This was the first non-Trump and/or politics piece I’ve read since August that I felt compelled to post here. Beautiful writing and an honorable story, I was moved to tears as I read it, sitting next to my daughter as she watched The Muppet Christmas Carol. It’s one of the great cruelties of art—that so often the people who inspire the most moving tributes aren’t around to witness them, and even more so, that their absence is what inspired the creation.


Potential Conflicts Around the Globe for Trump, the Businessman President

The New York Times:

“It is uncharted territory, really in the history of the republic, as we have never had a president with such an empire both in the United States and overseas,” said Michael J. Green, who served on the National Security Council in the administration of George W. Bush, and before that at the Defense Department.

The globe is dotted with such potential conflicts. Mr. Trump’s companies have business operations in at least 20 countries, with a particular focus on the developing world, including outposts in nations like India, Indonesia and Uruguay, according to a New York Times analysis of his presidential campaign financial disclosures. What’s more, the true extent of Mr. Trump’s global financial entanglements is unclear, since he has refused to release his tax returns and has not made public a list of his lenders.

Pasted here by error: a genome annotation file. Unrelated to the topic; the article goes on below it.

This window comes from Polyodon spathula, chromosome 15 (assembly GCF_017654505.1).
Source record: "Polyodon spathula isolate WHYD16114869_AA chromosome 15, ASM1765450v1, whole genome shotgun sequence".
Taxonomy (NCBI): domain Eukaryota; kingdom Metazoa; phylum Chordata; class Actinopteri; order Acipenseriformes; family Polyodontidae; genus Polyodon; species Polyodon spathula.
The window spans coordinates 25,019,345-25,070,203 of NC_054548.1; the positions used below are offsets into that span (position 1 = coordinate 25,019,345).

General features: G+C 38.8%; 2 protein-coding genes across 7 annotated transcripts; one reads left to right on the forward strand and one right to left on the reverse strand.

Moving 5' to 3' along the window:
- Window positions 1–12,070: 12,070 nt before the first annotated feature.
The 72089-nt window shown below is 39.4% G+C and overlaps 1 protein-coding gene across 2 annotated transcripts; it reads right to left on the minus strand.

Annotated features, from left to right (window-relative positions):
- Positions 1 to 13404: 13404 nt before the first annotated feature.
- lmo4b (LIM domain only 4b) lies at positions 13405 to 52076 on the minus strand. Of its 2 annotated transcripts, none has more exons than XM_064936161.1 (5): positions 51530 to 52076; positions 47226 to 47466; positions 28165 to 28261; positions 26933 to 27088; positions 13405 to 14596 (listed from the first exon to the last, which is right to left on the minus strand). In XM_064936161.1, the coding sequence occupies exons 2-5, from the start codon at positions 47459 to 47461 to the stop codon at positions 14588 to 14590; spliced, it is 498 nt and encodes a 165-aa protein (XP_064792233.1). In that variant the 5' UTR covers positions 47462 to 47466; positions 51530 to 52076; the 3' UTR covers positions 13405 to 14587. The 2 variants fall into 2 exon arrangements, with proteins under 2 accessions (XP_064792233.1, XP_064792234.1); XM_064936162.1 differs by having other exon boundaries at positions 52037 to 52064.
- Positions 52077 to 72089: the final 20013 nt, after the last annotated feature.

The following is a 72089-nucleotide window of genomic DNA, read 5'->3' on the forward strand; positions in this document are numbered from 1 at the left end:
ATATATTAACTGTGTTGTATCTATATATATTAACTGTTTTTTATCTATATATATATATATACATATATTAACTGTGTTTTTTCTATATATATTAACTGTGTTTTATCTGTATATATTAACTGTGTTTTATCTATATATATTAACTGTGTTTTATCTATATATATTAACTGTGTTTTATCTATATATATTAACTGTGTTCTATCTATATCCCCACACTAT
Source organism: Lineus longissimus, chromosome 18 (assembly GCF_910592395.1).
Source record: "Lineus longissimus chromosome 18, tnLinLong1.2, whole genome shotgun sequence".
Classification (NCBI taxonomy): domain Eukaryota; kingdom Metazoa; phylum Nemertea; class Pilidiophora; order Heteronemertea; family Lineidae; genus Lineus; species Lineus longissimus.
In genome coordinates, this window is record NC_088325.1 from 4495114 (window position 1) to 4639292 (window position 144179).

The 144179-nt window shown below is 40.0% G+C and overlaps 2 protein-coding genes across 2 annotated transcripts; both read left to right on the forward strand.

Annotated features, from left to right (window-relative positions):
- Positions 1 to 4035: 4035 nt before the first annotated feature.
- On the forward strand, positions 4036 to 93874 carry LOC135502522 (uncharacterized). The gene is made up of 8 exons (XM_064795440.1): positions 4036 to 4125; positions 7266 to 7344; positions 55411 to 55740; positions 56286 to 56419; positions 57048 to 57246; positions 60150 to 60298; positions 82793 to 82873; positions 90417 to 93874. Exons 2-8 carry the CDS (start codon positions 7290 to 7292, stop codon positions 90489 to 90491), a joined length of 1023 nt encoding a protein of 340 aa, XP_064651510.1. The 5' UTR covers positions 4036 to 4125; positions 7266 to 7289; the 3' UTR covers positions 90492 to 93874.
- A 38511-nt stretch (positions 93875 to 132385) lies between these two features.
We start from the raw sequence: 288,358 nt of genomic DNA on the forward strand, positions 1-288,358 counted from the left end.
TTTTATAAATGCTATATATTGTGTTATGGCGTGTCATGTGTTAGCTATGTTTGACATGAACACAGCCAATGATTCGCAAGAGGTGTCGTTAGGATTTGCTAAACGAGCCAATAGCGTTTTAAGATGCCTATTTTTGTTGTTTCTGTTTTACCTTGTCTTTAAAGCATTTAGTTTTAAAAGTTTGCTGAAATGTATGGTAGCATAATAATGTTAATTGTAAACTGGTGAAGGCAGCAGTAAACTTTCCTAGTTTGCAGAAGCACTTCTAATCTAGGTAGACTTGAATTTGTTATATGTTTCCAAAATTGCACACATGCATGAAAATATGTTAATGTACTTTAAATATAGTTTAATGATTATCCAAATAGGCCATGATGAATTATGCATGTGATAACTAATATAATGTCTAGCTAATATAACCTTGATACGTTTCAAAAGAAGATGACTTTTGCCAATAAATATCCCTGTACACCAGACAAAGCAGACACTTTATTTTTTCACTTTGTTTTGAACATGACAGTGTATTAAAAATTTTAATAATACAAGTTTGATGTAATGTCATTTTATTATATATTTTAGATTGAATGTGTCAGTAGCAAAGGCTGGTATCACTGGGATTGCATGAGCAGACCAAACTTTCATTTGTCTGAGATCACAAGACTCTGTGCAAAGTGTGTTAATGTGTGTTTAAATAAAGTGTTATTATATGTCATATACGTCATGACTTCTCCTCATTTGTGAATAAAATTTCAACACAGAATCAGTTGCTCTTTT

In an interview with The Times on Tuesday, Mr. Trump boasted again about the global reach of his business — and his family’s ability to keep it running after he takes office.

“I’ve built a very great company and it’s a big company and it’s all over the world,” Mr. Trump said, adding later: “I don’t care about my company. It doesn’t matter. My kids run it.”

There has been a lot of hand-wringing and attention devoted to trying to suss-out what Donald Trump will do in the future. And that’s understandable—he made a lot of grandiose statements, some of which will potentially impact the lives of millions of people. But this conflict of interest stuff regarding his business interests and the Trump brand? I’m going on record here, today, as saying that, if there is a fall from grace for President-Elect Donald J. Trump, it will be because of what is uncovered, or even more likely, because of what is covered-up, regarding where or who he received money from in a business transaction.

Al Capone didn’t go to prison because of the murders, or the booze smuggling, or the racketeering, or the prostitutes. He went to prison because he didn’t pay his taxes.


Obama Reckons with a Trump Presidency

David Remnick, writing for The New Yorker: